West Antarctica has been warming and melting more quickly than the rest of the continent. Photo by NASA/UPI | License Photo
June 15 (UPI) -- For the last few decades, the effects of global warming have been especially pronounced in West Antarctica.
Now, researchers in South Korea have developed an explanation for why the western half of the icy continent is warming faster than the eastern half.
Their analysis -- published this month in the journal Science Advances -- showed a strong link between the asymmetric warming and divergent temperatures in the Bellingshausen, Antarctic and Amundsen seas.
Scientists used what's called an empirical orthogonal function, a sophisticated math model, to identify different sources of climate variability across Antarctica.
They deployed the model to decipher climate observations recorded from 1958 to 2012, operating under the assumption that the asymmetric warming was caused by natural climate variability.
"The most important natural factor in driving such west warming and east cooling is the warming over the Southern Ocean in the sector of West Antarctica," study co-author Seong-Joong Kim, professor at the Korea Polar Research Institute, told UPI in an email.
The analysis also revealed surface air temperature fluctuation patterns across multiple decades, most likely influenced by climate patterns in the tropics. Researchers hypothesized that warming sea surface temperatures in the Southern Ocean off the coast of West Antarctica have produced a positive feedback with atmospheric conditions over the western half of the continent.
At present, natural climate variability has minimized the impacts of global warming across eastern Antarctica, but according to researchers, as more greenhouse gases are released into the atmosphere, the effects of natural climate variability will be drowned out by the influence of global warming.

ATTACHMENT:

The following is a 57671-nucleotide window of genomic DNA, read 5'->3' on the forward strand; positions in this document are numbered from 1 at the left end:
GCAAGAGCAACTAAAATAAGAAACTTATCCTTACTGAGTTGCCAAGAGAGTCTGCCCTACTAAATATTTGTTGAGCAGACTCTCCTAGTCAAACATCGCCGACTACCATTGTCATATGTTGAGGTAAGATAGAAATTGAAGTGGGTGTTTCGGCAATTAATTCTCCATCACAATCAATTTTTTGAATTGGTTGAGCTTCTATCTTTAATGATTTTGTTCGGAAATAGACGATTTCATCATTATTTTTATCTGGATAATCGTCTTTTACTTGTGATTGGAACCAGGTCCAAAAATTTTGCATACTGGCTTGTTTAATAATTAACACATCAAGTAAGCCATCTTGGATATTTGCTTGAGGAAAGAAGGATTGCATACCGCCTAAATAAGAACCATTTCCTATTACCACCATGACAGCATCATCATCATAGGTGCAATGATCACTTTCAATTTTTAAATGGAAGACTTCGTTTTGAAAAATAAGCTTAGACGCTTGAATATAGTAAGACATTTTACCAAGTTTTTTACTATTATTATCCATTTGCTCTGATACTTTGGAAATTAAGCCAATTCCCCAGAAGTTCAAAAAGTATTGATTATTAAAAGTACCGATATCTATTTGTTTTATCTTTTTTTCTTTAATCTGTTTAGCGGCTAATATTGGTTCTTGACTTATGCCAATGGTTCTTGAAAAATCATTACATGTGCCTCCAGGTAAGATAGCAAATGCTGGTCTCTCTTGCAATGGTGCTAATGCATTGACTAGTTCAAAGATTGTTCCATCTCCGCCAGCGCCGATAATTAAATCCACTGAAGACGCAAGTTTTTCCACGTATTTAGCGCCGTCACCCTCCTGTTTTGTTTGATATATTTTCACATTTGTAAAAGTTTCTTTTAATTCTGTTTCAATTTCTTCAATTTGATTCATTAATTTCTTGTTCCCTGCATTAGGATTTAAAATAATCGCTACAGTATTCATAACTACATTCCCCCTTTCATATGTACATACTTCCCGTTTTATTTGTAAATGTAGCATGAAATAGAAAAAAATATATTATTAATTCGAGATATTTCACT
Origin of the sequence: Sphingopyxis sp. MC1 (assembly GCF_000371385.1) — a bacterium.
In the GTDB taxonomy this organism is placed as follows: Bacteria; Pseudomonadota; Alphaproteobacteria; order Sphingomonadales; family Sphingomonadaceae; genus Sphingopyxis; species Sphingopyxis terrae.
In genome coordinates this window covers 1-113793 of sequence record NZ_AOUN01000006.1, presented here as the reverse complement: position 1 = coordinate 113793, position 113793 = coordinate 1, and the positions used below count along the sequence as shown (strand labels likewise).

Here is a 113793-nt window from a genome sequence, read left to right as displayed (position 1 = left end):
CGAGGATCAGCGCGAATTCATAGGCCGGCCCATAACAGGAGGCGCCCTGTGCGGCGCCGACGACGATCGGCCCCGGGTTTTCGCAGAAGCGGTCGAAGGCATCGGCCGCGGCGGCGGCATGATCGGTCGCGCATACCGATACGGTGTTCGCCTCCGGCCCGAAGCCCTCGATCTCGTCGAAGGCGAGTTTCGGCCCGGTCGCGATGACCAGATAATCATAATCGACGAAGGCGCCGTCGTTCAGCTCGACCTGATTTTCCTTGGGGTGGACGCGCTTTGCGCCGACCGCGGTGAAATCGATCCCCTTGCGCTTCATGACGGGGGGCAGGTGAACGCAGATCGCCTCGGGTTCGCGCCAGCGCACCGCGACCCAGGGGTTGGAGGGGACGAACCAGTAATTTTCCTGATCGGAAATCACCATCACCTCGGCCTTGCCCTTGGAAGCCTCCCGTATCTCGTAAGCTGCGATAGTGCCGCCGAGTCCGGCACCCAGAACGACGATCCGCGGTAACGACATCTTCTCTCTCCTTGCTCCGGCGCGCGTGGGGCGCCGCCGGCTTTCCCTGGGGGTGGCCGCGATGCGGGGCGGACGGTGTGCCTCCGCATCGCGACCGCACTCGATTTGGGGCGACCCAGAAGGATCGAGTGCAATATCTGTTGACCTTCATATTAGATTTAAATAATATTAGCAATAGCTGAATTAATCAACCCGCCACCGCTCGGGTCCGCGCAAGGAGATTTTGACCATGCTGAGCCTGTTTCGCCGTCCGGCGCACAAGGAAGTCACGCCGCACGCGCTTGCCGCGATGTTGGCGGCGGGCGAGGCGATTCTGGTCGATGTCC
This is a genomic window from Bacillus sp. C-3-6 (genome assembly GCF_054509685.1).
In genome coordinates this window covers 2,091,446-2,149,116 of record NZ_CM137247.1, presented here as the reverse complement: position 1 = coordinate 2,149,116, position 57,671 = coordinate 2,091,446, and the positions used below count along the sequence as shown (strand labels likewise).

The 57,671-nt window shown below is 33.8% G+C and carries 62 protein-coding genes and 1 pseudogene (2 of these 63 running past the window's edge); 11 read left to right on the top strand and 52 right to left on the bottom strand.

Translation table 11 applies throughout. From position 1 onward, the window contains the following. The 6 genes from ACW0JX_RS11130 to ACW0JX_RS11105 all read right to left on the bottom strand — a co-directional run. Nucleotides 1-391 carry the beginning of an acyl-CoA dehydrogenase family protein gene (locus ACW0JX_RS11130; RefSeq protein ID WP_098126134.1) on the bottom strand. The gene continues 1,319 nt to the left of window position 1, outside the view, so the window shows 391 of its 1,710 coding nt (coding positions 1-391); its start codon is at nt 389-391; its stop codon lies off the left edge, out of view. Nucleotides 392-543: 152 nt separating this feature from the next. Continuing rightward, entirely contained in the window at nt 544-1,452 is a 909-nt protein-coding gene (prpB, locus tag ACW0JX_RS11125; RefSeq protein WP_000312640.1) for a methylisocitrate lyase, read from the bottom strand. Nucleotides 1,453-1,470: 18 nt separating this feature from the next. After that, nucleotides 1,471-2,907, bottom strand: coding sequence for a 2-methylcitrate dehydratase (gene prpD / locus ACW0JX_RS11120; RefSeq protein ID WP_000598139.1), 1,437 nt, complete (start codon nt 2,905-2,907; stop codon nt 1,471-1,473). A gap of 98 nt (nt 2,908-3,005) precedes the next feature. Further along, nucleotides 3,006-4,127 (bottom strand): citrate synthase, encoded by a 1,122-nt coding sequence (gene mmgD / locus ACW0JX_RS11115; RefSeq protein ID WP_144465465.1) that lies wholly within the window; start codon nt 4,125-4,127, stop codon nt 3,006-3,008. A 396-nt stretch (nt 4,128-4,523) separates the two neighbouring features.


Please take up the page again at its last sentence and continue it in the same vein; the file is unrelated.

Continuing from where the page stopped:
"Note that currently marked warming dominantly occurs over west Antarctica, leading to huge disintegration of ice shelves off the Antarctic Peninsula such as Larsen-C collapse or melting of Pine Island Glacier and Thwaite Glacier, etc," Kim said.
"As global warming continues, collapse of ice shelves over east Antarctica will happen because the externally forced warming will take over the naturally fluctuating cooling over east Antarctica," Kim said. "This will definitely contribute to the increase in future sea level, though it is hard to quantify at this stage."
To improve climate prediction models for the region, scientists are currently working to figure out why sea surface temperatures in the western part of the Southern Ocean have been rising more quickly than other areas.
"We still do not know where the warming over the Pacific sector of the Southern Ocean comes from. It could be from the tropics or the Southern Ocean locally," Kim said. "Investigating the origin of the warm ocean anomaly is our future research topic."